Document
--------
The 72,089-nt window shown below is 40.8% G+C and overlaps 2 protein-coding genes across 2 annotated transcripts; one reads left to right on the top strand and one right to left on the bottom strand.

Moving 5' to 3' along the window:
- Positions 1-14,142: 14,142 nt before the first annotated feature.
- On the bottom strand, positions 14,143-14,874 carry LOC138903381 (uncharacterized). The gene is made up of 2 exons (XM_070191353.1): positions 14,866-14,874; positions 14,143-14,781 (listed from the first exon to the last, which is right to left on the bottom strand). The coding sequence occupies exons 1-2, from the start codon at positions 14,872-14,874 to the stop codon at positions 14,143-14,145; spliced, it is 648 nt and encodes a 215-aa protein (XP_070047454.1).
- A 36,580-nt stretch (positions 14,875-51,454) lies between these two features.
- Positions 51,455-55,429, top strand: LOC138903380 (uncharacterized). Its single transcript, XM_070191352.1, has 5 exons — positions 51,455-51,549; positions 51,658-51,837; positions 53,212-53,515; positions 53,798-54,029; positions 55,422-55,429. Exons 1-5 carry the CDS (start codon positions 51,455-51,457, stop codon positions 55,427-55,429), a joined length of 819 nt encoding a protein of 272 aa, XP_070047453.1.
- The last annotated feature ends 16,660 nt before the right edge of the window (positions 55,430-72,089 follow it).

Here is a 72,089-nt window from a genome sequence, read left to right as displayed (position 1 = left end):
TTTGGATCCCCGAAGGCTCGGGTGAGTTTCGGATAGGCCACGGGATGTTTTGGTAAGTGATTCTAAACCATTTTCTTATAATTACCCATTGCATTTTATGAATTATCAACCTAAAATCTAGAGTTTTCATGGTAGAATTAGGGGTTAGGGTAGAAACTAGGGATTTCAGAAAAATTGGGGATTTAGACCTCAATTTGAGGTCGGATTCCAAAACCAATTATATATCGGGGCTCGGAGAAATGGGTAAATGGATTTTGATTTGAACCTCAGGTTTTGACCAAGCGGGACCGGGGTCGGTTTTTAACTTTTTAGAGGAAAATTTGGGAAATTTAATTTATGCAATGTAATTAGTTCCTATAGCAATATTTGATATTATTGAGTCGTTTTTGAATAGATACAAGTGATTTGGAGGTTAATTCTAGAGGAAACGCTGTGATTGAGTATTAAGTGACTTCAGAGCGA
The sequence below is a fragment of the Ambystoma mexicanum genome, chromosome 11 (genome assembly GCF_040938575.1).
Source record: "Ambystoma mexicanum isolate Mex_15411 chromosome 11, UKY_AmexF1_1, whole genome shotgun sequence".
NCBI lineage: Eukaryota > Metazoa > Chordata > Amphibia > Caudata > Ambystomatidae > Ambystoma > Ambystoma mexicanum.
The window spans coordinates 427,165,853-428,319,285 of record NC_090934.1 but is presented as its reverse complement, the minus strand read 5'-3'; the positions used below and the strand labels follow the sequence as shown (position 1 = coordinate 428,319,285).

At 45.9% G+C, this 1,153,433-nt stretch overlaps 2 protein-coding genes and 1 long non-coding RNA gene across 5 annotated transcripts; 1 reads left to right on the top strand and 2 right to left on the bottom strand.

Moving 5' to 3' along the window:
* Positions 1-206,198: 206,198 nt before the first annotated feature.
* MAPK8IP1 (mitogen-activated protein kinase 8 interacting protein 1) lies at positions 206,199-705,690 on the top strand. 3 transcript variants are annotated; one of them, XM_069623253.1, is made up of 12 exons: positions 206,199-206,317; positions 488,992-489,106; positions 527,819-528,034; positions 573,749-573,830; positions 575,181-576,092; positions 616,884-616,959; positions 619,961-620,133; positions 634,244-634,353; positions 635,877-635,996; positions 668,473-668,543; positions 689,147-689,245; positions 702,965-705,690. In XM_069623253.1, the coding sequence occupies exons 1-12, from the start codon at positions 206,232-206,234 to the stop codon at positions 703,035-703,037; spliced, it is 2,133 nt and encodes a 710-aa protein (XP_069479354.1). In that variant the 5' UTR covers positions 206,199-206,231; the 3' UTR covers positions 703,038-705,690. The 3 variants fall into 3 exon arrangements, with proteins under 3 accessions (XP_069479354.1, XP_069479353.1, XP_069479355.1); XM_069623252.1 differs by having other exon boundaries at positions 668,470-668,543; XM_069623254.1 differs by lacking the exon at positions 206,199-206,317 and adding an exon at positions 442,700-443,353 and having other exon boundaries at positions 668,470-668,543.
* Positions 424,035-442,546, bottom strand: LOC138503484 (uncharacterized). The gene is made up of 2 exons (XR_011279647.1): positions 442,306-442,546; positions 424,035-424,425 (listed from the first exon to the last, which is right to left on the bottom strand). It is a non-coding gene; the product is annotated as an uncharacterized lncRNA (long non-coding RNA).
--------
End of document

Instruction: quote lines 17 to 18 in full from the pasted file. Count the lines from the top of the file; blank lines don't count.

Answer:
* MAPK8IP1 (mitogen-activated protein kinase 8 interacting protein 1) lies at positions 206,199-705,690 on the top strand. 3 transcript variants are annotated; one of them, XM_069623253.1, is made up of 12 exons: positions 206,199-206,317; positions 488,992-489,106; positions 527,819-528,034; positions 573,749-573,830; positions 575,181-576,092; positions 616,884-616,959; positions 619,961-620,133; positions 634,244-634,353; positions 635,877-635,996; positions 668,473-668,543; positions 689,147-689,245; positions 702,965-705,690. In XM_069623253.1, the coding sequence occupies exons 1-12, from the start codon at positions 206,232-206,234 to the stop codon at positions 703,035-703,037; spliced, it is 2,133 nt and encodes a 710-aa protein (XP_069479354.1). In that variant the 5' UTR covers positions 206,199-206,231; the 3' UTR covers positions 703,038-705,690. The 3 variants fall into 3 exon arrangements, with proteins under 3 accessions (XP_069479354.1, XP_069479353.1, XP_069479355.1); XM_069623252.1 differs by having other exon boundaries at positions 668,470-668,543; XM_069623254.1 differs by lacking the exon at positions 206,199-206,317 and adding an exon at positions 442,700-443,353 and having other exon boundaries at positions 668,470-668,543.
* Positions 424,035-442,546, bottom strand: LOC138503484 (uncharacterized). The gene is made up of 2 exons (XR_011279647.1): positions 442,306-442,546; positions 424,035-424,425 (listed from the first exon to the last, which is right to left on the bottom strand). It is a non-coding gene; the product is annotated as an uncharacterized lncRNA (long non-coding RNA).